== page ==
Just because you are paying for your food and paying a lot of the server's salary, does not mean that you own the restaurant; it does not mean that you can do whatever you want.
A Few Examples:
It'll Be 30 of Us, We Have Reservations
One night, a Saturday night, I was working the board, and we had only a few tables left open to seat, and a woman walks in.
"How many will it be tonight?" I ask, thinking it would only be a few.
"I'm not sure." She said.
That always worries me. I hate hearing, "I don't know" or "Oh, gee, I don't know, lemme count" or "We're about to find out" because it usually always means a large party who think that they own the restaurant and pay my salary.
"I think we have 30." She said. "We have reservations."
Now, we don't take reservations, with the exception of very large parties and managers take those reservations, not the hostesses.
"Let me grab a manager for you." I said and hurried off to hunt down a manager.
I soon found one and asked him if he knew anything about a party of 30. He didn't. Figures doesn't it? But, he went to go ask the other manager if he knew anything about that party of 30. I went back up to the front to tell the guy that seemed to be in charge that the manager was on his way up. The hostesses told me later that the guy had been yelling at them about not having something ready for his party.
I'm sorry, if you don't know how the restaurant is run, and who is privilege to what information, then you have no right to tell any employee in that restaurant how to do their job or how not to do their job. He had absolutely no right to be angry at the hostesses because it's not their fault that they didn't know about his party. It's not their fault that they didn't call ahead to make sure that we had a place set up for them, it's not their fault that whatever manager had taken their reservations neglected to tell anyone else about the party, and it's not their fault that the restaurant was busy and full on a Saturday night with no place to accomodate such a large party for a long while! Luckily, the manager was right behind me as I was coming up front, and took care of the situation before the guests got any worse. The bar was pretty dead that night, for some reason, and the party was contented (with some free appitizers provided by the manager as an apology) to sit and stay in there for the duration of their meal.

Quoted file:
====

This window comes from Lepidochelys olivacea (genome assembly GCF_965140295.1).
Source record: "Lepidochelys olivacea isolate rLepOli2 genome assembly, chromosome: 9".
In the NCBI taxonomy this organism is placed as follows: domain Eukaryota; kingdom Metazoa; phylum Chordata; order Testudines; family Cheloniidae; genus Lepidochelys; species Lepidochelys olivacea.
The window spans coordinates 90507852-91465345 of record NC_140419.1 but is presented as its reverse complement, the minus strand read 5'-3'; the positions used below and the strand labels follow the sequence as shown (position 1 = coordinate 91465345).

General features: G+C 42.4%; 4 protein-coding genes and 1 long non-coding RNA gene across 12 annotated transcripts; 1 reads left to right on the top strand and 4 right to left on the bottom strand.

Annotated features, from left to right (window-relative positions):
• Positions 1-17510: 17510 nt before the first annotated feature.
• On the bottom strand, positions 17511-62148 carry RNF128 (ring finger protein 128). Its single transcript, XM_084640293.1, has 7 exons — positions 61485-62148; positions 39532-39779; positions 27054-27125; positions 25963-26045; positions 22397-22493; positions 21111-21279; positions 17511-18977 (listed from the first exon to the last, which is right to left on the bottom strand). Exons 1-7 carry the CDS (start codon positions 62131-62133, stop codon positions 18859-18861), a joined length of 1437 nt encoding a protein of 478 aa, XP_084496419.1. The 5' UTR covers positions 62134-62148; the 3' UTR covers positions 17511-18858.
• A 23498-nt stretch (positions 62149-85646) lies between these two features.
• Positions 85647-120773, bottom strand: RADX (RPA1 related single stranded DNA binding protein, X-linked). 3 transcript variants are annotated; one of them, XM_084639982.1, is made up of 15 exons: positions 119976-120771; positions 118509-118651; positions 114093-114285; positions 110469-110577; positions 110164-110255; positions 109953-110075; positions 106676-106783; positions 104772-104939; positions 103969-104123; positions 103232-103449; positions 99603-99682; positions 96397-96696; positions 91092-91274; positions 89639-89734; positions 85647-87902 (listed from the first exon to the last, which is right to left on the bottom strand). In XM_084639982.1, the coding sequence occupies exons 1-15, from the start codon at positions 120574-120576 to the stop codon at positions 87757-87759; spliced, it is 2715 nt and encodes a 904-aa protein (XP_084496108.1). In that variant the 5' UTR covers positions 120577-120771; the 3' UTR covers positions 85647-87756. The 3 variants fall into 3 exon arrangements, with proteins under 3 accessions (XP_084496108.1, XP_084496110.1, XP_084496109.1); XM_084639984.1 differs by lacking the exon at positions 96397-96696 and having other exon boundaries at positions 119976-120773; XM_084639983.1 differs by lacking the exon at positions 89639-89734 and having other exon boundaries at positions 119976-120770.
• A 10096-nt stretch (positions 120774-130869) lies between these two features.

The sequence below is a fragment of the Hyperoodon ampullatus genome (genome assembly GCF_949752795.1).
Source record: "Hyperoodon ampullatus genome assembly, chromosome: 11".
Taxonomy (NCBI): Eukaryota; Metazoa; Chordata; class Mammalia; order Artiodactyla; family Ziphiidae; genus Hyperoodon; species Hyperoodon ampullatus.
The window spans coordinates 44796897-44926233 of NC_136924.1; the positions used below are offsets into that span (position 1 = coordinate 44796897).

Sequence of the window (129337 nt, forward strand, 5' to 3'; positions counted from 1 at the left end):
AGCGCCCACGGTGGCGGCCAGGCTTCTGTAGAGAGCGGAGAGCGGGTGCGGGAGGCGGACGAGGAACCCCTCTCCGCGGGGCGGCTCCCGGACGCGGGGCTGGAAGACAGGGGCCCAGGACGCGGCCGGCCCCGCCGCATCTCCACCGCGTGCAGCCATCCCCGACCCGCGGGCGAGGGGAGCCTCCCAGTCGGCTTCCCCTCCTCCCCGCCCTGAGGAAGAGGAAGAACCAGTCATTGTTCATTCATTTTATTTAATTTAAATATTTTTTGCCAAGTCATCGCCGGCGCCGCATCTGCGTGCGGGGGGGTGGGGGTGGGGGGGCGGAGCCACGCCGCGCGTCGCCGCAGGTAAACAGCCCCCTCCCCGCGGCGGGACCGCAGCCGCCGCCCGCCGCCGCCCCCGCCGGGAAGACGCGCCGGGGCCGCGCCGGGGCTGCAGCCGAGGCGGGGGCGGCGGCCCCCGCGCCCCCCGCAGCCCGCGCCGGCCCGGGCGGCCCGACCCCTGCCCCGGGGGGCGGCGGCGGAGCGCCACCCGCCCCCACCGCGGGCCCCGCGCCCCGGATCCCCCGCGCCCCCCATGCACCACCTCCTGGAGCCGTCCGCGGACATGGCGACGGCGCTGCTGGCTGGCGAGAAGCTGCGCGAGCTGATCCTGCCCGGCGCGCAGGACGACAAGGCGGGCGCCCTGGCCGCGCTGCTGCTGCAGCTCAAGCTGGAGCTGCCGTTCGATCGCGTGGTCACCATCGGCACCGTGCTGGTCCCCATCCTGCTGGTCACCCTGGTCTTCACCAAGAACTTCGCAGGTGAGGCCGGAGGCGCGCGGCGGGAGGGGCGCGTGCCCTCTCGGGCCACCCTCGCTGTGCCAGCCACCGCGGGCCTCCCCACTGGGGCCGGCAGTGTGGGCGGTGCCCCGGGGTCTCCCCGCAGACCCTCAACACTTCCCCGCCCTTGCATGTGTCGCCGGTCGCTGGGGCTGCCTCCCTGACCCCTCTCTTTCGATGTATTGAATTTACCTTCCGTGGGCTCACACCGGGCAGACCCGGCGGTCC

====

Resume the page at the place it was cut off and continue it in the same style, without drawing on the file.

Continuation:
In this instance, it would have been better had the party called ahead, maybe an hour before arriving, to make sure that we had had set aside tables for them. Like I said before, we don't normally take reservations, so whatever normal process involved in checking reservations for the day is bypassed at our restaurant. I don't even know quite how regular reservations work exactly, the restaurant's side of it (I know how to make reservations, you just call and give your name, ETA and number of people in your party) anyway. I've never worked at a restaurant that took them.
A Party of 8, No 12, No 15, No 20...It'll Be 22...
It was a Sunday night, I went in to eat at the restaurant I work at, and I got mad at some customers that came in. From what I was told, the first couple of people that came in told the hostesses that it was going to be 8 people. That 8 soon turned into 12, that 12 then turned into 15 which turned into 20; the final count became 22 after they stopped straggling in. From where I was sitting, I watched as about 12 people walked passed the hostesses and sat themselves in a section of tables that was closed and had already been cleaned for the night. They didn't even wait for the hostess to give them menus or even for one of the tables to be cleaned off! They just walked over and sat wherever they felt like. And they do this every week! Over the next half an hour to forty-five minutes, more and more people just added themselves to the party, taking over any tables that they could to accomodate their large party. The hostesses were so entirely pissed with this party, I think had they not valued their jobs they would have told this party off!